yam65(3)_238.pdf 909 KB
Ohba, Sawako Work-Life Balance Support Center, Tottori University Hospital
Koeda, Tatsuya Department of Psychosocial Medicine, National Center for Child Health and Development KAKEN
Oguri, Masayoshi Department of Medical Technology, Kagawa Prefectural University of Health Sciences Researchers DB
Okanishi, Tohru Division of Child Neurology, Brain and Neuroscience, School of Medicine, Faculty of Medicine, Tottori University Researchers DB KAKEN
Maegaki, Yoshihiro Division of Child Neurology, Brain and Neuroscience, School of Medicine, Faculty of Medicine, Tottori University Researchers DB KAKEN
learning disabilities, mathematics
Background: Mathematical learning difficulty (MLD) during school years results from several factors, including dyscalculia. Traditional diagnostic tests for dyscalculia are time intensive and require skilled specialists. This prospective cohort study aimed to reveal that the less time intensive Fundamental Calculative Ability Test (FCAT), administered in first grade, can predict the outcome of mathematical school achievement, which was measured with the curriculum-based mathematical test for second grade (1.2 years after FCAT). Methods: A total of 362 Japanese first- and second-grade children participated. A new quick test measuring fundamental calculative abilities, the FCAT, ordinal, radix, addition, and subtraction, was conducted for the first graders (mean age: 7.1 years). Mathematical school achievement was measured during the tests [mathematics curriculum-based test in Tottori Prefecture (MCBT)] for first (MCBT-1, mean age: 7.3 years) and second graders (MCBT-2, mean age: 8.3 years). We analyzed the associations between FCAT and MCBT-1 and 2 using univariate regression analysis, and cutoff values for mathematical learning difficulty (MLD) at MCBT-2 using the rating operation curve and Youden index. MLD was set as a score of lower than 20% on the MCBT. Results: The FCAT score was significantly associated with the MCBT-1 (regression coefficient: 0.67, P < 0.001) and MCBT-2 scores (regression coefficient: 0.50, P < 0.001). A cutoff value of 47 points (deviation score: 47) at the FCAT score predicted MLD at MCBT-2 (sensitivity: 0.77, specificity: 0.73). For 62 participants with MLD at MCBT-1 score, FCAT scores below the cutoff value of 40 points (deviation score: 35) were at high risk of MLD at MCBT-2 (odds ratio: 6.2). Conclusion: The FCAT is easily conducted in a short time during regular schools and can predict mathematical school achievement. It can be used for the early diagnosis of children with mathematical problems.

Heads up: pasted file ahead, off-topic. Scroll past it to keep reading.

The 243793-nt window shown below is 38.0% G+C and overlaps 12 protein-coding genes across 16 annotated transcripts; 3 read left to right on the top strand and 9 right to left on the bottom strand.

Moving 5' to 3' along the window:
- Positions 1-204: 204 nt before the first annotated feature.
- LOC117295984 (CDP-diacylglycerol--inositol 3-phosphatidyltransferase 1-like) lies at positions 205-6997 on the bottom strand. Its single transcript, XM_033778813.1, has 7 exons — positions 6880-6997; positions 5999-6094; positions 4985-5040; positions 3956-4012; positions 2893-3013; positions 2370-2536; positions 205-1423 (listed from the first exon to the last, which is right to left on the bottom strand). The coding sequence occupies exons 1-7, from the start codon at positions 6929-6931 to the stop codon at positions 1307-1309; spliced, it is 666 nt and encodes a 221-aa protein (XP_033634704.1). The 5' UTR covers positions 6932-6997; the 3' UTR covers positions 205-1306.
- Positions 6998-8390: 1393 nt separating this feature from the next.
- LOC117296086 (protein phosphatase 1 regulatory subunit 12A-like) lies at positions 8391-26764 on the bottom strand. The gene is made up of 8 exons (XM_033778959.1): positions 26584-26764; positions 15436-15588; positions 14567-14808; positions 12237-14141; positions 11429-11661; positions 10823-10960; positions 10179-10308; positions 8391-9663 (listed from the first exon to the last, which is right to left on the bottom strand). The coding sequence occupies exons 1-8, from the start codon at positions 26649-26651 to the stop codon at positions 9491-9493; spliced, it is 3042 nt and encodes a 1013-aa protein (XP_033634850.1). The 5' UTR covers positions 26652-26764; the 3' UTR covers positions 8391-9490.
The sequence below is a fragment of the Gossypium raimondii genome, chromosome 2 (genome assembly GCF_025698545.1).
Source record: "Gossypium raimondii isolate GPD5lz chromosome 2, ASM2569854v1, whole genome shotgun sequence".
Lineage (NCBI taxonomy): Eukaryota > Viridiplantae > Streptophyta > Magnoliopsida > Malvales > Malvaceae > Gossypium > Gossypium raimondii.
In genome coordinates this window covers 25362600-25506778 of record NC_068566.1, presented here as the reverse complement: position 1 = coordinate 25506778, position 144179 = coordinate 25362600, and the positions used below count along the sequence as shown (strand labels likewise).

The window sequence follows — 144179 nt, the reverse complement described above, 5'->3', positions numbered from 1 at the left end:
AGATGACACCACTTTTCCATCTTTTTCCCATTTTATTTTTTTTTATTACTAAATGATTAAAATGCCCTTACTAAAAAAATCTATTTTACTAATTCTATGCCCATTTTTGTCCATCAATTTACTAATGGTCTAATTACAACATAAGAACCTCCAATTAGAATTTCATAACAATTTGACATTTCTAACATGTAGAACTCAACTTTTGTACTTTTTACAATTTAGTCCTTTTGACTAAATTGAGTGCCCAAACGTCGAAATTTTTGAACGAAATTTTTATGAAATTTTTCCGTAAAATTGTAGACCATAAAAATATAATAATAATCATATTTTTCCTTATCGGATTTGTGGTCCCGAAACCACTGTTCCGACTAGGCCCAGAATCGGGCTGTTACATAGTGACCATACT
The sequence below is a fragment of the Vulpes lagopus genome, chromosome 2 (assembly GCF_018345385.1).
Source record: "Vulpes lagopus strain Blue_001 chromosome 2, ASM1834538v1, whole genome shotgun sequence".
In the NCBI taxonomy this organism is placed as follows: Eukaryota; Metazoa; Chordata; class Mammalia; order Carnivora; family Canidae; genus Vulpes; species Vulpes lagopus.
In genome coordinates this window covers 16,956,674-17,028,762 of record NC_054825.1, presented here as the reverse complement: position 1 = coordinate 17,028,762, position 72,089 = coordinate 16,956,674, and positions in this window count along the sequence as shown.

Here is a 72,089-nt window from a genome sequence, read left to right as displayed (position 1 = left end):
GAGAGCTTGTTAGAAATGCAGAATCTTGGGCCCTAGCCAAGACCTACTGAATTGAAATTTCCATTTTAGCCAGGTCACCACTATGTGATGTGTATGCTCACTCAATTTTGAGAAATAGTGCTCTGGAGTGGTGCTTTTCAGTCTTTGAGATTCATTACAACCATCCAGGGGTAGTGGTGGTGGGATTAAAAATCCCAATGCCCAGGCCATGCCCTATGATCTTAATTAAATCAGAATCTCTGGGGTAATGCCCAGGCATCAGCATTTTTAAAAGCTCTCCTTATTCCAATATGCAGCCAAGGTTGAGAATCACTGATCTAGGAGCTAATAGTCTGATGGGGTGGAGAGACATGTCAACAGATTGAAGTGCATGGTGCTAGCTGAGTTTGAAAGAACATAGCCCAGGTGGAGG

Tottori University Medical Press
Yonago Acta Medica
|Current Journal Title||
Yonago Acta Medica
(C) 2022 Tottori University Medical Press.
Yonago Acta Medica. 2022, 65(3), 238-243. doi10.33160/yam.2022.08.010
Faculty of Medicine/Graduate School of Medical Sciences/University Hospital